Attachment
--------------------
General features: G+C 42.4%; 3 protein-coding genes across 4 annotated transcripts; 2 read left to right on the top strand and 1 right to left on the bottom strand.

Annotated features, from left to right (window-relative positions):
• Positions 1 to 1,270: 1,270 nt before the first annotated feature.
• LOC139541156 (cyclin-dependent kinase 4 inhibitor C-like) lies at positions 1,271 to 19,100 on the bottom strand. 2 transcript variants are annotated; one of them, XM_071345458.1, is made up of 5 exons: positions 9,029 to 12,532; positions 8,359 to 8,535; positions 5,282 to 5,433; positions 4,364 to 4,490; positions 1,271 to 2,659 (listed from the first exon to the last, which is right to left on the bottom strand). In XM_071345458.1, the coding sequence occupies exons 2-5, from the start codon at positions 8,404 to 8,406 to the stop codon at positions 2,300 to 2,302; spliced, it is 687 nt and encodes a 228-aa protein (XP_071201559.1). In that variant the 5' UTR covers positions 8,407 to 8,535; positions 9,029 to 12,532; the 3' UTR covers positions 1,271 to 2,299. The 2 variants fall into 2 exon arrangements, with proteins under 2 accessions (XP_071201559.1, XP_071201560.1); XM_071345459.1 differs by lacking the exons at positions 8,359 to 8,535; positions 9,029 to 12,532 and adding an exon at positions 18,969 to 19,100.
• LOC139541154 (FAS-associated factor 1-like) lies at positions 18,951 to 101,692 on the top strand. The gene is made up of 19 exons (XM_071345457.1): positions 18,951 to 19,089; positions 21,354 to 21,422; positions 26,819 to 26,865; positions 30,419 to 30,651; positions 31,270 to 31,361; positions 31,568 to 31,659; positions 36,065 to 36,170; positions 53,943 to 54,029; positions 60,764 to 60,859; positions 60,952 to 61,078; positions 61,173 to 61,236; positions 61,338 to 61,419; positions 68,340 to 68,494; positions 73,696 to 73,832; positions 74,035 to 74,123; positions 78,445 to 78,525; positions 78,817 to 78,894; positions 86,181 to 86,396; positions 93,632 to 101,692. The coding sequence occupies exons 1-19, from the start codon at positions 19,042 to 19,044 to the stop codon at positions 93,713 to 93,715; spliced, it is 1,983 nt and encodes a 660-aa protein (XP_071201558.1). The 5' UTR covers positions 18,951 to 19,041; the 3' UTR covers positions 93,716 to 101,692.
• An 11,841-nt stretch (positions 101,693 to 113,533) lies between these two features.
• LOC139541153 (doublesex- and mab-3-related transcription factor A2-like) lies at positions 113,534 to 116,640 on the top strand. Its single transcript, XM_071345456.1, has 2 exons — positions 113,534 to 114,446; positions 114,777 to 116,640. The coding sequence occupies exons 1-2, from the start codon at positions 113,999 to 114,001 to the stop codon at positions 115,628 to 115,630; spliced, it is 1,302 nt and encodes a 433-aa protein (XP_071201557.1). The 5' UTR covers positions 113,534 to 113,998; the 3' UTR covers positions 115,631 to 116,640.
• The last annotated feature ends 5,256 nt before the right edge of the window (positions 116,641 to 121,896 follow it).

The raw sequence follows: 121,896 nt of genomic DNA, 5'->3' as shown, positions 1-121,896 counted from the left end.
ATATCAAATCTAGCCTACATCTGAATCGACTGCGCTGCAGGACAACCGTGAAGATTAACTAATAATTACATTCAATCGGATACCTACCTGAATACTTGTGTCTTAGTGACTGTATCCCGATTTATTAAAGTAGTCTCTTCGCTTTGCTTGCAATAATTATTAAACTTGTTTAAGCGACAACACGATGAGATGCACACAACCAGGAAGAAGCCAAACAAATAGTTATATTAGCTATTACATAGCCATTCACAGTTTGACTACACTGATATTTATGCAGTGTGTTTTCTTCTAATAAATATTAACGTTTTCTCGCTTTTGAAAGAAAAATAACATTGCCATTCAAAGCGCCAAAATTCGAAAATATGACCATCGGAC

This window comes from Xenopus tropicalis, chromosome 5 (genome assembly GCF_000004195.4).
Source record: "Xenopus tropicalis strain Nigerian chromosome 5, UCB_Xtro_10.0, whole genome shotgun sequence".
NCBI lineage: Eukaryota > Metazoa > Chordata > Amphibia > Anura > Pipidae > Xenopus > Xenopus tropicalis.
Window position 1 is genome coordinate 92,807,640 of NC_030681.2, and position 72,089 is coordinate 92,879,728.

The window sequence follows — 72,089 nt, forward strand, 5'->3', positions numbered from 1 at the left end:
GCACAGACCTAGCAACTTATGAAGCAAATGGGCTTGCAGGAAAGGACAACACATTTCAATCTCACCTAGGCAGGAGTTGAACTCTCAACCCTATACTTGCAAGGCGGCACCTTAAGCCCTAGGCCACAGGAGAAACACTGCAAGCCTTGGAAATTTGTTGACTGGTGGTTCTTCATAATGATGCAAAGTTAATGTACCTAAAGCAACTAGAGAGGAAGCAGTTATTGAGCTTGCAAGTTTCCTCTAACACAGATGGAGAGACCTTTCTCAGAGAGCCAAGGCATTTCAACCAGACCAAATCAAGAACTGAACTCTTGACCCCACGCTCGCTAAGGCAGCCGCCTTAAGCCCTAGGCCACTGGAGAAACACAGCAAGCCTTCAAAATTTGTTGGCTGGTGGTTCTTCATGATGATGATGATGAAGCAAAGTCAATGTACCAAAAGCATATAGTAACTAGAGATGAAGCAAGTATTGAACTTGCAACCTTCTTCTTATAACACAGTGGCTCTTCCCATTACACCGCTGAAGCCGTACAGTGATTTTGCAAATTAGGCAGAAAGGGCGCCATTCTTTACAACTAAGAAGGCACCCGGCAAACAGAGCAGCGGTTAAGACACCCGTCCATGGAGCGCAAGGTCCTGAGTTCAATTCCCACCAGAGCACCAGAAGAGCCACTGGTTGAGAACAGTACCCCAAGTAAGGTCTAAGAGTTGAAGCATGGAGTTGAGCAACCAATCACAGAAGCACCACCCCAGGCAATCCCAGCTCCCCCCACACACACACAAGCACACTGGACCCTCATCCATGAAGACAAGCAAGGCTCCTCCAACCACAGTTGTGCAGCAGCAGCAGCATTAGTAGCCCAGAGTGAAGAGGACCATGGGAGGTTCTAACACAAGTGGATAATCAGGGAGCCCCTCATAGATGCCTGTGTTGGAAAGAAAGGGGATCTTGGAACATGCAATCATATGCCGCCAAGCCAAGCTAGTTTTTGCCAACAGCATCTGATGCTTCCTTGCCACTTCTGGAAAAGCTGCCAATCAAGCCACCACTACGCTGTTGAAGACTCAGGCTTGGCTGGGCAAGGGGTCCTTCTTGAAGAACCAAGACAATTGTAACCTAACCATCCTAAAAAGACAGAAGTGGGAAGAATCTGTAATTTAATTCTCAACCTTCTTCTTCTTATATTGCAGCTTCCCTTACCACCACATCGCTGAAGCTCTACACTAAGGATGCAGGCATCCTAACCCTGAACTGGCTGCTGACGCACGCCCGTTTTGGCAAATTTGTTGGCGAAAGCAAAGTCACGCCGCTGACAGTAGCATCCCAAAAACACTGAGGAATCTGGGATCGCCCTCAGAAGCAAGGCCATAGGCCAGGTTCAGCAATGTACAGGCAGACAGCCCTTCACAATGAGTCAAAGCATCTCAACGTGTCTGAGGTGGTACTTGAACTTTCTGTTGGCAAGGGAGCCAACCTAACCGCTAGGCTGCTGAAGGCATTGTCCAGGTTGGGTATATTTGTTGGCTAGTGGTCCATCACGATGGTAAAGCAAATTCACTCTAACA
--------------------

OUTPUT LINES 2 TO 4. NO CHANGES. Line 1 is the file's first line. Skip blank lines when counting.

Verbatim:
Annotated features, from left to right (window-relative positions):
• Positions 1 to 1,270: 1,270 nt before the first annotated feature.
• LOC139541156 (cyclin-dependent kinase 4 inhibitor C-like) lies at positions 1,271 to 19,100 on the bottom strand. 2 transcript variants are annotated; one of them, XM_071345458.1, is made up of 5 exons: positions 9,029 to 12,532; positions 8,359 to 8,535; positions 5,282 to 5,433; positions 4,364 to 4,490; positions 1,271 to 2,659 (listed from the first exon to the last, which is right to left on the bottom strand). In XM_071345458.1, the coding sequence occupies exons 2-5, from the start codon at positions 8,404 to 8,406 to the stop codon at positions 2,300 to 2,302; spliced, it is 687 nt and encodes a 228-aa protein (XP_071201559.1). In that variant the 5' UTR covers positions 8,407 to 8,535; positions 9,029 to 12,532; the 3' UTR covers positions 1,271 to 2,299. The 2 variants fall into 2 exon arrangements, with proteins under 2 accessions (XP_071201559.1, XP_071201560.1); XM_071345459.1 differs by lacking the exons at positions 8,359 to 8,535; positions 9,029 to 12,532 and adding an exon at positions 18,969 to 19,100.